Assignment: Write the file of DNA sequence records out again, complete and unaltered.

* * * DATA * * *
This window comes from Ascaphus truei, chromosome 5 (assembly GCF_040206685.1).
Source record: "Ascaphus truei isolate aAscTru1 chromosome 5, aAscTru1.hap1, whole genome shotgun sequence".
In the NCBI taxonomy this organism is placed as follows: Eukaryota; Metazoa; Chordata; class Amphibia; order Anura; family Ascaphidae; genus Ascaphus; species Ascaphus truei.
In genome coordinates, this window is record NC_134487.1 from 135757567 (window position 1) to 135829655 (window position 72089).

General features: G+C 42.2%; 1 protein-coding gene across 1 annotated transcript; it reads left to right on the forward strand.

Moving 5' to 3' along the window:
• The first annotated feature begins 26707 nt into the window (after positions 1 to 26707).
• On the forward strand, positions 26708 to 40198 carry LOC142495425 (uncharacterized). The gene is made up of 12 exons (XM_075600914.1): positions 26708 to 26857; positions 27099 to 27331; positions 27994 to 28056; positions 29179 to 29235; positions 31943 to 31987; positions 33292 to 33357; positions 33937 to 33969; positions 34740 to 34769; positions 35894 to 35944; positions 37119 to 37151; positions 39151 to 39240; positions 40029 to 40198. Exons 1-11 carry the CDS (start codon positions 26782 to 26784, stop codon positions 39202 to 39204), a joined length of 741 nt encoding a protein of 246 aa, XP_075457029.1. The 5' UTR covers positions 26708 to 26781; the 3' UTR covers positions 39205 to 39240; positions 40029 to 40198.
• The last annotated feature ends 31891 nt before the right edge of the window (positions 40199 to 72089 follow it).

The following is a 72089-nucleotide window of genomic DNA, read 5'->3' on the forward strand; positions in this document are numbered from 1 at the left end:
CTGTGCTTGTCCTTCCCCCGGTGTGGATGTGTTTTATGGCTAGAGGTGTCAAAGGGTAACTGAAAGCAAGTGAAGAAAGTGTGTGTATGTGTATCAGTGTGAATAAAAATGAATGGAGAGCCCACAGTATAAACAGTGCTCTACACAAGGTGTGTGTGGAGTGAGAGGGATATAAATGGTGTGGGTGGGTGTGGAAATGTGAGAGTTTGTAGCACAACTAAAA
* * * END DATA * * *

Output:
This window comes from Ascaphus truei, chromosome 5 (assembly GCF_040206685.1).
Source record: "Ascaphus truei isolate aAscTru1 chromosome 5, aAscTru1.hap1, whole genome shotgun sequence".
In the NCBI taxonomy this organism is placed as follows: Eukaryota; Metazoa; Chordata; class Amphibia; order Anura; family Ascaphidae; genus Ascaphus; species Ascaphus truei.
In genome coordinates, this window is record NC_134487.1 from 135757567 (window position 1) to 135829655 (window position 72089).

General features: G+C 42.2%; 1 protein-coding gene across 1 annotated transcript; it reads left to right on the forward strand.

Moving 5' to 3' along the window:
• The first annotated feature begins 26707 nt into the window (after positions 1 to 26707).
• On the forward strand, positions 26708 to 40198 carry LOC142495425 (uncharacterized). The gene is made up of 12 exons (XM_075600914.1): positions 26708 to 26857; positions 27099 to 27331; positions 27994 to 28056; positions 29179 to 29235; positions 31943 to 31987; positions 33292 to 33357; positions 33937 to 33969; positions 34740 to 34769; positions 35894 to 35944; positions 37119 to 37151; positions 39151 to 39240; positions 40029 to 40198. Exons 1-11 carry the CDS (start codon positions 26782 to 26784, stop codon positions 39202 to 39204), a joined length of 741 nt encoding a protein of 246 aa, XP_075457029.1. The 5' UTR covers positions 26708 to 26781; the 3' UTR covers positions 39205 to 39240; positions 40029 to 40198.
• The last annotated feature ends 31891 nt before the right edge of the window (positions 40199 to 72089 follow it).

The following is a 72089-nucleotide window of genomic DNA, read 5'->3' on the forward strand; positions in this document are numbered from 1 at the left end:
CTGTGCTTGTCCTTCCCCCGGTGTGGATGTGTTTTATGGCTAGAGGTGTCAAAGGGTAACTGAAAGCAAGTGAAGAAAGTGTGTGTATGTGTATCAGTGTGAATAAAAATGAATGGAGAGCCCACAGTATAAACAGTGCTCTACACAAGGTGTGTGTGGAGTGAGAGGGATATAAATGGTGTGGGTGGGTGTGGAAATGTGAGAGTTTGTAGCACAACTAAAA